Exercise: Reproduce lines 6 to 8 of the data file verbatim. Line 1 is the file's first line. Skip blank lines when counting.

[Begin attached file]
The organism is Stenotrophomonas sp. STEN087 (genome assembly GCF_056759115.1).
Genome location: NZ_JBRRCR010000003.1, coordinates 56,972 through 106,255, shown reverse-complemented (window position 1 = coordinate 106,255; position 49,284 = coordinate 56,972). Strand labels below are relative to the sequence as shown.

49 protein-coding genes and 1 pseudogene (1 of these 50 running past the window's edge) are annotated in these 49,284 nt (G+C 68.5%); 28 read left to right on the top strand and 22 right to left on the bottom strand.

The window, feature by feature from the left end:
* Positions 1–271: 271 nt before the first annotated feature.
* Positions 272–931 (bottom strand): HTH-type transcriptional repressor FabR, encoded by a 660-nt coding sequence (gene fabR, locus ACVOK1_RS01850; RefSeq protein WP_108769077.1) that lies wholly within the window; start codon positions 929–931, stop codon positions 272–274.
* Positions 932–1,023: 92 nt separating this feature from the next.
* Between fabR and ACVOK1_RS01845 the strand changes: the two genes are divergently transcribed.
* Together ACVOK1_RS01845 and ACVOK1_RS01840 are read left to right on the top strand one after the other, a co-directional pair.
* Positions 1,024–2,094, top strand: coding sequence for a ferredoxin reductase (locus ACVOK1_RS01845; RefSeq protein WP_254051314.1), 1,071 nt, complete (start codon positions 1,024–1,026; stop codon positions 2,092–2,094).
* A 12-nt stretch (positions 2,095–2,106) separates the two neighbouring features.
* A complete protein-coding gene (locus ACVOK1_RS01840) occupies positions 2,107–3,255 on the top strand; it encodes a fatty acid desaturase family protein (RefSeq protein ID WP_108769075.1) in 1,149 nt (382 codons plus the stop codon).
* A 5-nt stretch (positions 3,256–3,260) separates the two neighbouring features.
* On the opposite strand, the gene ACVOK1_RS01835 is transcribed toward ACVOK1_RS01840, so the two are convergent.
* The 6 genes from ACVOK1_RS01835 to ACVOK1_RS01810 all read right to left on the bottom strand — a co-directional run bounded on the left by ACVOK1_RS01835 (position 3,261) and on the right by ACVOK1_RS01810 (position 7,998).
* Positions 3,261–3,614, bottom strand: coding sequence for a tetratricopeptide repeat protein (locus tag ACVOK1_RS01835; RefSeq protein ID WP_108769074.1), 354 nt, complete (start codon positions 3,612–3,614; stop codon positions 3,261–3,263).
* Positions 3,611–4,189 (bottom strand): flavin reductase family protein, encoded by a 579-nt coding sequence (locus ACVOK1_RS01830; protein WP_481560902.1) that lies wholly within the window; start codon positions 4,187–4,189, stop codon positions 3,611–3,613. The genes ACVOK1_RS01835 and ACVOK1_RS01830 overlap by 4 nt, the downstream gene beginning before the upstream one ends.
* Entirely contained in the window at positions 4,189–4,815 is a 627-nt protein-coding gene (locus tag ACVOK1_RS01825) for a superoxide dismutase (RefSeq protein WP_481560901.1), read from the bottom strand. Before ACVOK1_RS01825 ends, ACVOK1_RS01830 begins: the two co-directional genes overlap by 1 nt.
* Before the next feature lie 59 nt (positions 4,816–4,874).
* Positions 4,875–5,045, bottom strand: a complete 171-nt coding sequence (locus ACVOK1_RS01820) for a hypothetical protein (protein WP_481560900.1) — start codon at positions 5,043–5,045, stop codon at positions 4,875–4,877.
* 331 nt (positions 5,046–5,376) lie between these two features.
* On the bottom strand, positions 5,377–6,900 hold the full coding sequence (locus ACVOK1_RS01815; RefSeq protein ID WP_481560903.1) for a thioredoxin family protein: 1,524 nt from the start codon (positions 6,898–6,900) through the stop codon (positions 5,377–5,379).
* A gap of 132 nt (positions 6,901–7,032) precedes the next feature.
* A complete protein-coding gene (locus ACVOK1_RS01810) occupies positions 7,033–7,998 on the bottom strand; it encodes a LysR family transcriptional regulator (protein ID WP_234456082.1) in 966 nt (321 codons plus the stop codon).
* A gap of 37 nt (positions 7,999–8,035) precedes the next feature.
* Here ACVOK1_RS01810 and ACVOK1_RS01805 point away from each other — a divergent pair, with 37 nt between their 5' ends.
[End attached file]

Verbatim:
* Positions 272–931 (bottom strand): HTH-type transcriptional repressor FabR, encoded by a 660-nt coding sequence (gene fabR, locus ACVOK1_RS01850; RefSeq protein WP_108769077.1) that lies wholly within the window; start codon positions 929–931, stop codon positions 272–274.
* Positions 932–1,023: 92 nt separating this feature from the next.
* Between fabR and ACVOK1_RS01845 the strand changes: the two genes are divergently transcribed.